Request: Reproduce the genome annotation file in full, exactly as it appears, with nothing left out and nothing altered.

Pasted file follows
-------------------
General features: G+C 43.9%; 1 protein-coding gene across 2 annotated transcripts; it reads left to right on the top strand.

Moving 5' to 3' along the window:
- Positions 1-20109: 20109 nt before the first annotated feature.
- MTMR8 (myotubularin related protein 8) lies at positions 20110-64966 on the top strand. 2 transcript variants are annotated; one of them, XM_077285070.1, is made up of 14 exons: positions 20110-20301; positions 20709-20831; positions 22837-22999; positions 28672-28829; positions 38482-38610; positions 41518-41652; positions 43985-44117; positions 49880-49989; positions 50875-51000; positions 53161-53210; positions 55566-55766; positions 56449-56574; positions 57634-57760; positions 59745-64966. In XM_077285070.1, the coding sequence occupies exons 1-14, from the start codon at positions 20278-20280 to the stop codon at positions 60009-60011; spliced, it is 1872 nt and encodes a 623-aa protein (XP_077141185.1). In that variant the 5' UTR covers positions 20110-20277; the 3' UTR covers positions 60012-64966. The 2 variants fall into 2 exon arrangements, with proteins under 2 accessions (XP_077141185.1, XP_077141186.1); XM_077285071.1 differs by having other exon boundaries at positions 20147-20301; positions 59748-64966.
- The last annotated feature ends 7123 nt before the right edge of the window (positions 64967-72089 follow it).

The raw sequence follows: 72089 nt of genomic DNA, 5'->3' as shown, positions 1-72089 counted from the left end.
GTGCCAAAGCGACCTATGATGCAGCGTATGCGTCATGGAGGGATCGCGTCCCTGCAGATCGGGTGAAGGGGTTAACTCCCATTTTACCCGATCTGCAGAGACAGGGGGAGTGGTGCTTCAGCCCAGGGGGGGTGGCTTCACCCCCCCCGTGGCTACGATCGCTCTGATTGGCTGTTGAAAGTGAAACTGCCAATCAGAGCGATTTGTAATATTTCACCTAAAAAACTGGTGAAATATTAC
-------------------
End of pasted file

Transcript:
General features: G+C 43.9%; 1 protein-coding gene across 2 annotated transcripts; it reads left to right on the top strand.

Moving 5' to 3' along the window:
- Positions 1-20109: 20109 nt before the first annotated feature.
- MTMR8 (myotubularin related protein 8) lies at positions 20110-64966 on the top strand. 2 transcript variants are annotated; one of them, XM_077285070.1, is made up of 14 exons: positions 20110-20301; positions 20709-20831; positions 22837-22999; positions 28672-28829; positions 38482-38610; positions 41518-41652; positions 43985-44117; positions 49880-49989; positions 50875-51000; positions 53161-53210; positions 55566-55766; positions 56449-56574; positions 57634-57760; positions 59745-64966. In XM_077285070.1, the coding sequence occupies exons 1-14, from the start codon at positions 20278-20280 to the stop codon at positions 60009-60011; spliced, it is 1872 nt and encodes a 623-aa protein (XP_077141185.1). In that variant the 5' UTR covers positions 20110-20277; the 3' UTR covers positions 60012-64966. The 2 variants fall into 2 exon arrangements, with proteins under 2 accessions (XP_077141185.1, XP_077141186.1); XM_077285071.1 differs by having other exon boundaries at positions 20147-20301; positions 59748-64966.
- The last annotated feature ends 7123 nt before the right edge of the window (positions 64967-72089 follow it).

The raw sequence follows: 72089 nt of genomic DNA, 5'->3' as shown, positions 1-72089 counted from the left end.
GTGCCAAAGCGACCTATGATGCAGCGTATGCGTCATGGAGGGATCGCGTCCCTGCAGATCGGGTGAAGGGGTTAACTCCCATTTTACCCGATCTGCAGAGACAGGGGGAGTGGTGCTTCAGCCCAGGGGGGGTGGCTTCACCCCCCCCGTGGCTACGATCGCTCTGATTGGCTGTTGAAAGTGAAACTGCCAATCAGAGCGATTTGTAATATTTCACCTAAAAAACTGGTGAAATATTAC